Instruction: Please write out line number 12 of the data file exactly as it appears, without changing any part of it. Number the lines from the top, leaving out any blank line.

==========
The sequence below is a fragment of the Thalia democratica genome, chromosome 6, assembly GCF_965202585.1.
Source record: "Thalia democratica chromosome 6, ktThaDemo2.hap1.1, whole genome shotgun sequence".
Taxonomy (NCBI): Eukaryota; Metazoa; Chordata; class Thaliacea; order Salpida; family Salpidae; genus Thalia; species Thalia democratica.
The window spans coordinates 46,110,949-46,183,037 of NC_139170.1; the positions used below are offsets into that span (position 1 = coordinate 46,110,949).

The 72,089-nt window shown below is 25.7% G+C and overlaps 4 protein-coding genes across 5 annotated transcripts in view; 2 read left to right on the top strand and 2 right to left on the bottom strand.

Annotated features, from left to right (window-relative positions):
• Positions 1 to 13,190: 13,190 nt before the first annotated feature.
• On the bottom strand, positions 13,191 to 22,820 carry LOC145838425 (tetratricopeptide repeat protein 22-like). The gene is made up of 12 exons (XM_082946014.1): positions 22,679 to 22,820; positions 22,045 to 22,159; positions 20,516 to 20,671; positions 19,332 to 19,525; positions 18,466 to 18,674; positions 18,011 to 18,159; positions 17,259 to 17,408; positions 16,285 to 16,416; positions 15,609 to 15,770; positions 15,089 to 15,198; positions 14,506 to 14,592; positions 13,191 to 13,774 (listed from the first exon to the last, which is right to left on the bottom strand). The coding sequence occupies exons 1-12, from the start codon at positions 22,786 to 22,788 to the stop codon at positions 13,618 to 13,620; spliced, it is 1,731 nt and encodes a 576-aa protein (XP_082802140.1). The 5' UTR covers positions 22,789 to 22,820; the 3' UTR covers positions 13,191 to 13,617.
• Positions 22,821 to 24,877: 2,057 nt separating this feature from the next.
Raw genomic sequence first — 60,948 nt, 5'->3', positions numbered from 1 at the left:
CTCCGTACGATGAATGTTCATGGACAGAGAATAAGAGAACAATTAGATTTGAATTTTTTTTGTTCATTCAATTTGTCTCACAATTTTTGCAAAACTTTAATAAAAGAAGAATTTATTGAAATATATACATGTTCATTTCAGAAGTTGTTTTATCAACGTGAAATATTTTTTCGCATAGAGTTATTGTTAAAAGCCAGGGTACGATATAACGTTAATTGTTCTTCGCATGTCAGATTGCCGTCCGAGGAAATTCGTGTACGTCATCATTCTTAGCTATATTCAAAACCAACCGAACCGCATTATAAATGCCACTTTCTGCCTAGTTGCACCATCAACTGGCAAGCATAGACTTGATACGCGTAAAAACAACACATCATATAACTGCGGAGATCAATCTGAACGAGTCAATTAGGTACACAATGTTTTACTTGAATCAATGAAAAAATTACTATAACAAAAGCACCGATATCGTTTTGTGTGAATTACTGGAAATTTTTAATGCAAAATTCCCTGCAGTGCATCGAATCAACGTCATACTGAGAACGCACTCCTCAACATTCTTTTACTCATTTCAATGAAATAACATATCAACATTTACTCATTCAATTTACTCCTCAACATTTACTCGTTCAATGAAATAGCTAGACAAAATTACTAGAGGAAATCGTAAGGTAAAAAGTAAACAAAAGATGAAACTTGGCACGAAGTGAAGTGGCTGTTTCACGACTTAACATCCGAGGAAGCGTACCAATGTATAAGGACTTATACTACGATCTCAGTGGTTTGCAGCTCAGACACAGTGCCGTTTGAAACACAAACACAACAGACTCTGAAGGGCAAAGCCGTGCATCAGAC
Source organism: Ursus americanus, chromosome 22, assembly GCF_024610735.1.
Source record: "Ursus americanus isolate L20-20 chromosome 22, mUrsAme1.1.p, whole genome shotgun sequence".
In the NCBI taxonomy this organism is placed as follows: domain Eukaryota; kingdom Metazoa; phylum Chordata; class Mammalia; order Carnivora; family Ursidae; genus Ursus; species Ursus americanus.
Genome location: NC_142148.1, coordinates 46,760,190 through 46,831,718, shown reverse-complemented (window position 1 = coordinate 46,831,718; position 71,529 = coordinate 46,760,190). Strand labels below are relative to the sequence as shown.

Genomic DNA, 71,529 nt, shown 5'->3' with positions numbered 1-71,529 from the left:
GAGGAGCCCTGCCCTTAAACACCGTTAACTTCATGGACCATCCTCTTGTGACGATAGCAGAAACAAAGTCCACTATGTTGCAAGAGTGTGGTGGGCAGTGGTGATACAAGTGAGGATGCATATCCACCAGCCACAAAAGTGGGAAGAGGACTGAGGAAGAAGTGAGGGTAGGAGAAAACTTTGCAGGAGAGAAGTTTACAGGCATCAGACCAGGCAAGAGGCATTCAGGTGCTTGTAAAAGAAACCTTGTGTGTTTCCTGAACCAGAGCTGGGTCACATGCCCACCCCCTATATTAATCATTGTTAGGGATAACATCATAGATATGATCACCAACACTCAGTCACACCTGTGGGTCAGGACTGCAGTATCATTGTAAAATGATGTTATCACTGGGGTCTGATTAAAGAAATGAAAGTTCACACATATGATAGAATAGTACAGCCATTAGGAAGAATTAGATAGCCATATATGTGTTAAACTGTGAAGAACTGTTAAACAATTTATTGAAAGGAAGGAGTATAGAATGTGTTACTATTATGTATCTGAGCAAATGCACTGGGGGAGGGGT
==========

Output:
Source organism: Ursus americanus, chromosome 22, assembly GCF_024610735.1.